Relevant links: →Slovenia | →Ljubljana

 

Day 14: Ljubljana → Bled → Ljubljana

As far as we knew, one of the main reasons to visit Slovenia is Bled and the lake with the same name. Bled is located in the Northwest of the small country, near the border to Austria and Italy. The popularity proved to be right - the bus was packed with other travellers. It didn't take much time to get there, and soon the Julian Alps and the almost triangular Mt. Triglav came into view.

Beautiful Lake Bled and the Alps
Beautiful Lake Bled and the Alps
After arriving at the bus station, we crossed the small town mainly consisting of expensive hotels and restaurants. It took only a few minutes to get to the lake, and we were impressed. The water is crystal clear, shimmering sometimes blue, sometimes emerald green. There's an islet in the middle of the lake and a nice church on it. Additionally, the whole setting is surrounded by beautiful mountain ranges. A lovely place by all means. It was about lunchtime, and so we went for a rather cheap looking restaurant at the lakeside. The food wasn't very good, but quite expensive - which was to be expected. We left the town and started to walk around the lake. The lake is quite small, so it's no problem to go round in less than two hours. Halfway we visited the amazing castle, from where the view on the lake is spectacular. There are even less frequented spots around the lake and, according to our map, a train station. However, there were almost no trains at all. And so we had to go back by bus instead of taking the train. Across country we walked back to Bled to wait for the next bus.

At night, we wanted to enjoy some entertainment somewhere in the centre of Ljubljana. Walking along one of the many pedestrian zones, we spotted a bar and could hear punk music from inside. Is this a nice, small club playing good music!? We wanted to find out and entered the place. Inside, some suspicious youths were sitting at the counter. The staff was friendly but strange somehow. We ordered a beer. After a while, I could understand parts of the lyrics. German music, for sure. Then, I'd understood and it was somewhat of a shock - this wasn't punk music, it was Neonazi music at its worst - illegal in Germany. In the middle of lovely Ljubljana we ended up in a fascist club. Slovenian nazis - what an irony! Now we had to keep a clear head. We finished the beer slightly faster then normal, paid the bill and went to the exit as cool as possible. I wouldn't probably get into much trouble since I'd had quite short hair as well, but my companion is Japanese. The suspicious youths at the counter shouted something in Slovenian and threw an empty can. At this instant, I thought about telling those pricks what Hitler thought about Slavs and what he would have done to them. In view of the fact that there were too many of them and since I didn't know whether my health insurance for abroad was still valid, I let go at that. What was left was the realization that there are very sick people everywhere on this planet. And I was filled with remorse for my companion experiencing something like this.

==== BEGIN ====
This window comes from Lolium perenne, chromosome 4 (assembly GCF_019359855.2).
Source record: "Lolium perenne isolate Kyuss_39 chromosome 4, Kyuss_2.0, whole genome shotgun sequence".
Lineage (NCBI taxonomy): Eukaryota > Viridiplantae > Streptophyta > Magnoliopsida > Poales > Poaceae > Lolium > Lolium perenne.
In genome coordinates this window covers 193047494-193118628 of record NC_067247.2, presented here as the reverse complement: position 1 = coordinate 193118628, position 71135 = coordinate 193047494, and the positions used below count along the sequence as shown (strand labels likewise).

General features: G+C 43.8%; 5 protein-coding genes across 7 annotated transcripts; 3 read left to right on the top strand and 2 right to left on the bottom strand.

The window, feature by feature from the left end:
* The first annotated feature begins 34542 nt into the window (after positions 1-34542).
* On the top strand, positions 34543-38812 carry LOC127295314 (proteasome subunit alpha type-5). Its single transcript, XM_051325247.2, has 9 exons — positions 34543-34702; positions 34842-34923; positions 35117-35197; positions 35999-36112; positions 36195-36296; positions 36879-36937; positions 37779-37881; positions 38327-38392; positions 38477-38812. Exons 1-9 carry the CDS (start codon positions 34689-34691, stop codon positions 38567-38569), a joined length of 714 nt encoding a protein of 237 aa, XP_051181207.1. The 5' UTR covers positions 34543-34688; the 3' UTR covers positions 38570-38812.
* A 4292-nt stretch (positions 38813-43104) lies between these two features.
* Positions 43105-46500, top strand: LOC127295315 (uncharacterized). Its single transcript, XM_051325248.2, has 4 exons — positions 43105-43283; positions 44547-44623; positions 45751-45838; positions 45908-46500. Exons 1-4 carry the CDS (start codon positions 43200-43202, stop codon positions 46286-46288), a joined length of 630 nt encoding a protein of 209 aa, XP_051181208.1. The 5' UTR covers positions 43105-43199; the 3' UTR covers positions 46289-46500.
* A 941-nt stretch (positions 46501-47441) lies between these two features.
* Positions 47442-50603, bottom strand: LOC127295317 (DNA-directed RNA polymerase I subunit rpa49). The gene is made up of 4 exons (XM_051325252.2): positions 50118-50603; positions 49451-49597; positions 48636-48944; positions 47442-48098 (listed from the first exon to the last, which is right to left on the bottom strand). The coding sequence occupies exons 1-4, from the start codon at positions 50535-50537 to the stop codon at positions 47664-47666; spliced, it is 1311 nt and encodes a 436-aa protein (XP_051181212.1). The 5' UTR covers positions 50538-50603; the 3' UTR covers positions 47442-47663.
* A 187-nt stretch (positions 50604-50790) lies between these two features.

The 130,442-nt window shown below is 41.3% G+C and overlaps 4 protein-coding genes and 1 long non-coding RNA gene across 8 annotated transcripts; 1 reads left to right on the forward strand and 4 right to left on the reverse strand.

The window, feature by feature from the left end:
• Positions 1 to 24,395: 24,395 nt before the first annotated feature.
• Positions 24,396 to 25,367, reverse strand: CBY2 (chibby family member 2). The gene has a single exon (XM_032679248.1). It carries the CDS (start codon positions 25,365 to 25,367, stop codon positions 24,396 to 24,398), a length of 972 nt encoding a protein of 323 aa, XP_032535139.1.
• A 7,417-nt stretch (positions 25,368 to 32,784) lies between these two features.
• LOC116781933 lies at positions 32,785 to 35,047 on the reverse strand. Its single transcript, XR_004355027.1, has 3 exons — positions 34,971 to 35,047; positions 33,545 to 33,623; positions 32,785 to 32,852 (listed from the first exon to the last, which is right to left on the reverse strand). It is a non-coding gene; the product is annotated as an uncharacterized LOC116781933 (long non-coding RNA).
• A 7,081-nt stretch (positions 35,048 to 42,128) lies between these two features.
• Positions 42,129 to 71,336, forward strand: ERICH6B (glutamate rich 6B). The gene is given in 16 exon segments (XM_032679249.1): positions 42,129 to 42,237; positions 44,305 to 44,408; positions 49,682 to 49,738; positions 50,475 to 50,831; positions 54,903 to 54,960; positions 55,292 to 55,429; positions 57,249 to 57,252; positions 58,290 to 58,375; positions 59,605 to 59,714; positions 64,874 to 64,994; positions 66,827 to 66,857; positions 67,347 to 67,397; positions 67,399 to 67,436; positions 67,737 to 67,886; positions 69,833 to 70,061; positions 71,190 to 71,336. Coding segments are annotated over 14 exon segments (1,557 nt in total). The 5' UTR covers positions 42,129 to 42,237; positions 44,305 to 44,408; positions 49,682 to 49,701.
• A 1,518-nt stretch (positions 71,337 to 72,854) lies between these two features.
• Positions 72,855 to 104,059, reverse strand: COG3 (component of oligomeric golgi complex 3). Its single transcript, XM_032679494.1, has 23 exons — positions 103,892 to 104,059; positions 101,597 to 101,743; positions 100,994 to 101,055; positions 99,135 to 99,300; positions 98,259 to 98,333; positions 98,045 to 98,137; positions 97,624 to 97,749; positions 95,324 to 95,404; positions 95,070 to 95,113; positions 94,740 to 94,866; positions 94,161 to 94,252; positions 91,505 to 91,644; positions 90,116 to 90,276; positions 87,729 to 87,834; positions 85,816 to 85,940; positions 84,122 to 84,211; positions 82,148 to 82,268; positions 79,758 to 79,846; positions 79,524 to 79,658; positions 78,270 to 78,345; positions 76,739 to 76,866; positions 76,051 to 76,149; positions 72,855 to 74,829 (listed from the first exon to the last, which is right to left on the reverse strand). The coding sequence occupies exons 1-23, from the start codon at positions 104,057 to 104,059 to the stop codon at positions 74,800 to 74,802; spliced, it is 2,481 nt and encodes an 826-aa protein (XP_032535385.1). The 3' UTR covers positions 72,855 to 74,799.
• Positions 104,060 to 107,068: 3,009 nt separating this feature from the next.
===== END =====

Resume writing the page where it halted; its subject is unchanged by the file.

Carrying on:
Relevant links: →Slovenia | →Ljubljana | →Bled

 

Day 15: Ljubljana → Koper → Trieste (Italy) → Ljubljana